Human beings will be happier - not when they cure cancer or get to Mars or eliminate racial prejudice or flush Lake Erie but when they find ways to inhabit primitive communities again. That's my utopia.
It's hard to smile when there's no water. It's hard to applaud when you're frightened. It's hard to say, "Thank you for liberating me," when liberation has meant that looters have ransacked everything from the grain silos to the local school, where they even took away the blackboard.
That was what I found when spending the day in Umm Qasr and its hospital, in southern Iraq. Umm Qasr was the first town liberated by coalition forces. But 20 days into the war, it is without running water, security or adequate food supplies. I went in with a Kuwaiti relief team, who, taking pity on the Iraqis, tossed out extra food from a bus window as we left. The Umm Qasr townsfolk scrambled after that food like pigeons jostling for bread crumbs in a park.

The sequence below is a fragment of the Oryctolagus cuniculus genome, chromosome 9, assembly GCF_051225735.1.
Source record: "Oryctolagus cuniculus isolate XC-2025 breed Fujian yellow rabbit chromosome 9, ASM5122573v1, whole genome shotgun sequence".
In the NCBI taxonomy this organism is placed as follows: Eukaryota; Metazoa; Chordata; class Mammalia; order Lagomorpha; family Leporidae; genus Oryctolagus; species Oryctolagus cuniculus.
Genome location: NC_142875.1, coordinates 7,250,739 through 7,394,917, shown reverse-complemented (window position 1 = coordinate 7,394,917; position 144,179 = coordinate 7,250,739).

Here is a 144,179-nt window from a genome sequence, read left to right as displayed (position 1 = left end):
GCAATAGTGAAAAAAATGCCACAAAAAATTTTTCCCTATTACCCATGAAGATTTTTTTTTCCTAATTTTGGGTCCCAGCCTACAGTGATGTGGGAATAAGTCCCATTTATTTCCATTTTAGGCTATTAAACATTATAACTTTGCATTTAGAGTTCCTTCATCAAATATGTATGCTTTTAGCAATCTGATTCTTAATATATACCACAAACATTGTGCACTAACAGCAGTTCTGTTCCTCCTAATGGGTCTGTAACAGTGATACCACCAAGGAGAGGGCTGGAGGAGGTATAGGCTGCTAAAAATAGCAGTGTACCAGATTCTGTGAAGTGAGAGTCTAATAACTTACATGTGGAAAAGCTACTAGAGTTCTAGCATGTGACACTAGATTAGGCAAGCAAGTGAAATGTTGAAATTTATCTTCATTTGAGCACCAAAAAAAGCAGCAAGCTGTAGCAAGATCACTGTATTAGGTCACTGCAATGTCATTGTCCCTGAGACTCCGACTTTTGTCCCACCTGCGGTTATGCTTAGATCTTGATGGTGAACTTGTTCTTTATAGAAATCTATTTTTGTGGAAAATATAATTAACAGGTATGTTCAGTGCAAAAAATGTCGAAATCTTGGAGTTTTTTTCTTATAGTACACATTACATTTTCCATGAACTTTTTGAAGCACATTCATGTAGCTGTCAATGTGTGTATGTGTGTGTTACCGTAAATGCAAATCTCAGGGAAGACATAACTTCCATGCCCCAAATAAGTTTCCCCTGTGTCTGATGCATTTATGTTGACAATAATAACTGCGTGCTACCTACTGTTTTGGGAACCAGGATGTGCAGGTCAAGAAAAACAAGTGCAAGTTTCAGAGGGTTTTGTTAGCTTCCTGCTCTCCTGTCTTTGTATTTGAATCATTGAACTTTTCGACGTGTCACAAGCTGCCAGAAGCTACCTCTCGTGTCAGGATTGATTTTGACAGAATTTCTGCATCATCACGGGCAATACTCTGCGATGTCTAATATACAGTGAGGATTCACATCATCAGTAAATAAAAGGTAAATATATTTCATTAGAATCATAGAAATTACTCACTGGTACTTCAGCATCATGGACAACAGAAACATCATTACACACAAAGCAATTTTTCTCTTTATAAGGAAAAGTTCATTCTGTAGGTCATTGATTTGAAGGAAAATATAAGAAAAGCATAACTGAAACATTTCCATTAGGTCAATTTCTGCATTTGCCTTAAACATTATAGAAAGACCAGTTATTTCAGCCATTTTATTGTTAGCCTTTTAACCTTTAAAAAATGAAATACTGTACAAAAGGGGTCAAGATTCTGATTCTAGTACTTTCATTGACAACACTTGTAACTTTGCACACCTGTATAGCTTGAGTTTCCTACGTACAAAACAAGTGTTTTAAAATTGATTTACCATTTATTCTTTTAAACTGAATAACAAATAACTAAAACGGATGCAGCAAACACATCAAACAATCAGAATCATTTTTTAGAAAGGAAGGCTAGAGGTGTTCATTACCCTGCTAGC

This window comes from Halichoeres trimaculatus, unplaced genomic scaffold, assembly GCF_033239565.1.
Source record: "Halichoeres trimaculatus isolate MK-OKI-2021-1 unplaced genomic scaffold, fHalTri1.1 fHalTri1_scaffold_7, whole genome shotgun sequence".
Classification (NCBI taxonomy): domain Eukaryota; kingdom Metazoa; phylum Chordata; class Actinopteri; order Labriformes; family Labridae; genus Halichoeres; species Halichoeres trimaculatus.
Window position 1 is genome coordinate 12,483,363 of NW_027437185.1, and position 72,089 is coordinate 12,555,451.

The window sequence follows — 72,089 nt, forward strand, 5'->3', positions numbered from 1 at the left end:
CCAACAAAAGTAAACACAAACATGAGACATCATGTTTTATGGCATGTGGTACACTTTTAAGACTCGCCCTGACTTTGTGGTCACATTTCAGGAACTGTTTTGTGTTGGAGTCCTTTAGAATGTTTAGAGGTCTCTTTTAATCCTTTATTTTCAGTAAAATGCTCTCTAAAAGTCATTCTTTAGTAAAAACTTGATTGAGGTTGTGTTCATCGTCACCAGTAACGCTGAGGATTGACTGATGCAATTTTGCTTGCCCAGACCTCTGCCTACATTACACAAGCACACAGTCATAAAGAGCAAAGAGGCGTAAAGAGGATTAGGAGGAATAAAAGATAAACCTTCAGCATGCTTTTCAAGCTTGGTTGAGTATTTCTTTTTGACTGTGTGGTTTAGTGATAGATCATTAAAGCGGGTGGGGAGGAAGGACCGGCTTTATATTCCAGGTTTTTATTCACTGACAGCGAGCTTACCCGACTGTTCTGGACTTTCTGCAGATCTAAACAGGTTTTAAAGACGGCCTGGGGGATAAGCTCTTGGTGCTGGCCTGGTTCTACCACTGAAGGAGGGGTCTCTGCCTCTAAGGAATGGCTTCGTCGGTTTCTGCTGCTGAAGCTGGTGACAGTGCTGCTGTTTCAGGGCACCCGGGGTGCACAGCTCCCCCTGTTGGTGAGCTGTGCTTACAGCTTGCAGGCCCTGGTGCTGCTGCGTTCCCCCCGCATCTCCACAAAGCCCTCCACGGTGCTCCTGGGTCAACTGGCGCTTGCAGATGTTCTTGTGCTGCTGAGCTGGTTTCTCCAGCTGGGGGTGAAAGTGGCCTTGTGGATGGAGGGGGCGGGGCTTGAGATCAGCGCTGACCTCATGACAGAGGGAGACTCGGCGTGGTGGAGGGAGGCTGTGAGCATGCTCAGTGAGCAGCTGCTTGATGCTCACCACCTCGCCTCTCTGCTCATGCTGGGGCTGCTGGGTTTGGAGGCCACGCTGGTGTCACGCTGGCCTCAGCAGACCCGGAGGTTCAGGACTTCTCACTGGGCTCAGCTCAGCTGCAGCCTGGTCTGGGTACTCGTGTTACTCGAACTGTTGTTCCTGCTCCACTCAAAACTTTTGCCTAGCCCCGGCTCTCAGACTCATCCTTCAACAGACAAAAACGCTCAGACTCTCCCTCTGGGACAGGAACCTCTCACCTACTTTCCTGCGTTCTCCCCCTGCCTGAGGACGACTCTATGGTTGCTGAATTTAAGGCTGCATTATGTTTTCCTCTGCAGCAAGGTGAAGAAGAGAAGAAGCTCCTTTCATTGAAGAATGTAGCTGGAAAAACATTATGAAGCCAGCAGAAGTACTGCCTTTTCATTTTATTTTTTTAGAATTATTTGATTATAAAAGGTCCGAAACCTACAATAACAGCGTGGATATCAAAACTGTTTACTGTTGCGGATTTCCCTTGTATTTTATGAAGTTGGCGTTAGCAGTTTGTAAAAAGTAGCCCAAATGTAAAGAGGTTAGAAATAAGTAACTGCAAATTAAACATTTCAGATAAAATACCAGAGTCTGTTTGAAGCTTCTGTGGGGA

This was a scene of humiliation, not liberation. We must do better.
We are so caught up with our own story of "America's liberation of Iraq," and the Arab TV networks are so caught up with their own story of "America's occupation of Iraq," that everyone seems to have lost sight of the real lives of Iraqis.
(...)America broke Iraq; now America owns Iraq, and it owns the primary responsibility for normalizing it. If the water doesn't flow, if the food doesn't arrive, if the rains don't come and if the sun doesn't shine, it's now America's fault. We'd better get used to it, we'd better make things right, we'd better do it soon, and we'd better get all the help we can get.